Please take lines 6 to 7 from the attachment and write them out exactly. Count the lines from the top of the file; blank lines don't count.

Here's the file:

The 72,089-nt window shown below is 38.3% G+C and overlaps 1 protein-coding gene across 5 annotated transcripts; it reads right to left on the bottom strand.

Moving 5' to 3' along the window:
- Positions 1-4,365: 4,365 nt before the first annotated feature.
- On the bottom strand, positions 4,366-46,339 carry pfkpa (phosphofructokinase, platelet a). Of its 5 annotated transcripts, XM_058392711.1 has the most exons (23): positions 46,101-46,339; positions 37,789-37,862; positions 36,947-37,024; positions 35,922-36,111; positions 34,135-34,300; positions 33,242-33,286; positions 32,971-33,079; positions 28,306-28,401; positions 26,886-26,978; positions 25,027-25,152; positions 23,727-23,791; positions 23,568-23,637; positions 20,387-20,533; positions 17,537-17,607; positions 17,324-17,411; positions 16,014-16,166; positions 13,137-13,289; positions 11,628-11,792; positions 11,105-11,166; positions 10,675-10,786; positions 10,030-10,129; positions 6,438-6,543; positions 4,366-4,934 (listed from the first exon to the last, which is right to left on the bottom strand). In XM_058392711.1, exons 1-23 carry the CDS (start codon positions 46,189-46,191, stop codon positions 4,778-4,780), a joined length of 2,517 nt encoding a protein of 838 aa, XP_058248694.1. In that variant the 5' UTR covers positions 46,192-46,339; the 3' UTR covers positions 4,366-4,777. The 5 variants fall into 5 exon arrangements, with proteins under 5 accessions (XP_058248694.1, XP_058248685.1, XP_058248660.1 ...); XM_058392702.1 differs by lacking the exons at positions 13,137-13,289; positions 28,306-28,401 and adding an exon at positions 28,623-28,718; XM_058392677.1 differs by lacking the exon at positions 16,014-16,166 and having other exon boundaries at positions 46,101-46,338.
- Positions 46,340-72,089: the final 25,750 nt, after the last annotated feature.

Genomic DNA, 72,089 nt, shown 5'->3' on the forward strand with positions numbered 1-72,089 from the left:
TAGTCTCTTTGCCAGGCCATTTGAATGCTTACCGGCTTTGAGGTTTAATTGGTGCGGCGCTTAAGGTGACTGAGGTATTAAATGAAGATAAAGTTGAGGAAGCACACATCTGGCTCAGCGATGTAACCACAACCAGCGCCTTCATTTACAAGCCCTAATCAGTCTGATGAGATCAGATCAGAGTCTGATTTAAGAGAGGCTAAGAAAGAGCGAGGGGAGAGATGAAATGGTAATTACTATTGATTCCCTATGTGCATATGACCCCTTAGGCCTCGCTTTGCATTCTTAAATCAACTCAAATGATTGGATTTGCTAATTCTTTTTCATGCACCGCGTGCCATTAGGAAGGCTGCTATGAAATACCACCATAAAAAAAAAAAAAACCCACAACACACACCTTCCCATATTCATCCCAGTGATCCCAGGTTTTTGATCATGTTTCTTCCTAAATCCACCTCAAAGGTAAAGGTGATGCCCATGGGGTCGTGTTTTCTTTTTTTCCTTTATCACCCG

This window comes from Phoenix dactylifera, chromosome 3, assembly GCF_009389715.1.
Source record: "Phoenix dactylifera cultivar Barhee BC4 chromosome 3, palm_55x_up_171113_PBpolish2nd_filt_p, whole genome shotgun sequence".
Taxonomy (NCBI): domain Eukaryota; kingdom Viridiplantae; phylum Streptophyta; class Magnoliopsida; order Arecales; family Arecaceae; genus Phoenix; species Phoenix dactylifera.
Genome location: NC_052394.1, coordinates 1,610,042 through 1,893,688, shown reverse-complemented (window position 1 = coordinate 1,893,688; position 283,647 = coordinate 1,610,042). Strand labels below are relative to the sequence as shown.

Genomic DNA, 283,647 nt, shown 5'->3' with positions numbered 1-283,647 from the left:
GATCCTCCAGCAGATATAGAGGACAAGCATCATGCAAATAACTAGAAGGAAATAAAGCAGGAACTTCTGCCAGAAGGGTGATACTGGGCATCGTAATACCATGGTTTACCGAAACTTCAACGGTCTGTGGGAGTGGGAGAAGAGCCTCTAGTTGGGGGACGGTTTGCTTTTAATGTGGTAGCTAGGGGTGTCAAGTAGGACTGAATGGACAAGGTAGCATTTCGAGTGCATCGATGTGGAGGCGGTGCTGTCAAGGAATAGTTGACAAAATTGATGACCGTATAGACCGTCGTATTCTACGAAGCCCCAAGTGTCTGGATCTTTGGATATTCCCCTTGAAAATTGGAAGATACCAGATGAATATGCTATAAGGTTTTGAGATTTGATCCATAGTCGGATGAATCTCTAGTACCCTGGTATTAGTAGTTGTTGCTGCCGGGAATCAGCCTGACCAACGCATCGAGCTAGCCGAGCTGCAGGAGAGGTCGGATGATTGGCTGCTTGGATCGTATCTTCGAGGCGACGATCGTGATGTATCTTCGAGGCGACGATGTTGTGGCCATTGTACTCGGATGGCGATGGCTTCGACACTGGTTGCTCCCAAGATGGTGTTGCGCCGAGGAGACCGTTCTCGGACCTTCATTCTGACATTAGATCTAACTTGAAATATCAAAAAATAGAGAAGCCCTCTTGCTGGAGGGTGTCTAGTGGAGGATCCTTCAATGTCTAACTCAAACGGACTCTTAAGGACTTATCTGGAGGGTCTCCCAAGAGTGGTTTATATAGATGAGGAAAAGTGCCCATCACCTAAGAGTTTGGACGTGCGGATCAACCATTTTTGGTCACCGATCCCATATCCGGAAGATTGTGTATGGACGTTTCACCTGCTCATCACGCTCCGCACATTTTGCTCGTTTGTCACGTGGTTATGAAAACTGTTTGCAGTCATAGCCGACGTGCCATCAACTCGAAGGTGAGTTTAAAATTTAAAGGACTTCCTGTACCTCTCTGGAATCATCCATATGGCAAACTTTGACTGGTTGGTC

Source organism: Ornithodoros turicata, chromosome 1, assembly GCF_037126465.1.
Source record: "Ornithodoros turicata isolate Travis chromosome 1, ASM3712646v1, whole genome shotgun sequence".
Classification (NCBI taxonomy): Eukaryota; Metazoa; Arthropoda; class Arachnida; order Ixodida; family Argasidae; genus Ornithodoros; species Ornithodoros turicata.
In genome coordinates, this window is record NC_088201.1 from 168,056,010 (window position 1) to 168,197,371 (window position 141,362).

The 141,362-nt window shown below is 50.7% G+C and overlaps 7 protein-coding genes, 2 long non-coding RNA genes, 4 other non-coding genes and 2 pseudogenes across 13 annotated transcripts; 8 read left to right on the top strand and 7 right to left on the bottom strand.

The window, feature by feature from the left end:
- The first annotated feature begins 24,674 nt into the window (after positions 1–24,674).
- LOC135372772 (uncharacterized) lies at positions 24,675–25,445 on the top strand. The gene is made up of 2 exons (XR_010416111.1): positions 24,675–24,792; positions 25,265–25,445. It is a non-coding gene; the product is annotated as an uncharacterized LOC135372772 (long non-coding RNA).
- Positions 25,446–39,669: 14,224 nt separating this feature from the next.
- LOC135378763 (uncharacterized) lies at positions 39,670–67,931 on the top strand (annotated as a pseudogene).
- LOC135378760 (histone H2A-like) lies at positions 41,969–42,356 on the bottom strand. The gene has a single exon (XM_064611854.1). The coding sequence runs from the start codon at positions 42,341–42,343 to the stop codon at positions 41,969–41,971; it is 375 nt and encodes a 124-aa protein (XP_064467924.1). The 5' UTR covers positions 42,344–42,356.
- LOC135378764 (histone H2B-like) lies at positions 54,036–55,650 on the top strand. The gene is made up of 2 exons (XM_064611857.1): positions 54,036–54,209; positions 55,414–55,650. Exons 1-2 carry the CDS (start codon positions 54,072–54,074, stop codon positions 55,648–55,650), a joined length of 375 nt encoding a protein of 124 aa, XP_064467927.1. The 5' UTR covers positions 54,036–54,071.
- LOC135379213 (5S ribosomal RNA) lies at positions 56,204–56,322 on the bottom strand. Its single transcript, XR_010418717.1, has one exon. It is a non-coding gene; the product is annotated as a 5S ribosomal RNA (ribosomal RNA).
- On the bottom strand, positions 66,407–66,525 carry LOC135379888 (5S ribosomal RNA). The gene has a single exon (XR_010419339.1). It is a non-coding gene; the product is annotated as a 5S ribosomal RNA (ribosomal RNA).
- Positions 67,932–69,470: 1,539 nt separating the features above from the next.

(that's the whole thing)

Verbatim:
Genomic DNA, 72,089 nt, shown 5'->3' on the forward strand with positions numbered 1-72,089 from the left:
TAGTCTCTTTGCCAGGCCATTTGAATGCTTACCGGCTTTGAGGTTTAATTGGTGCGGCGCTTAAGGTGACTGAGGTATTAAATGAAGATAAAGTTGAGGAAGCACACATCTGGCTCAGCGATGTAACCACAACCAGCGCCTTCATTTACAAGCCCTAATCAGTCTGATGAGATCAGATCAGAGTCTGATTTAAGAGAGGCTAAGAAAGAGCGAGGGGAGAGATGAAATGGTAATTACTATTGATTCCCTATGTGCATATGACCCCTTAGGCCTCGCTTTGCATTCTTAAATCAACTCAAATGATTGGATTTGCTAATTCTTTTTCATGCACCGCGTGCCATTAGGAAGGCTGCTATGAAATACCACCATAAAAAAAAAAAAAACCCACAACACACACCTTCCCATATTCATCCCAGTGATCCCAGGTTTTTGATCATGTTTCTTCCTAAATCCACCTCAAAGGTAAAGGTGATGCCCATGGGGTCGTGTTTTCTTTTTTTCCTTTATCACCCG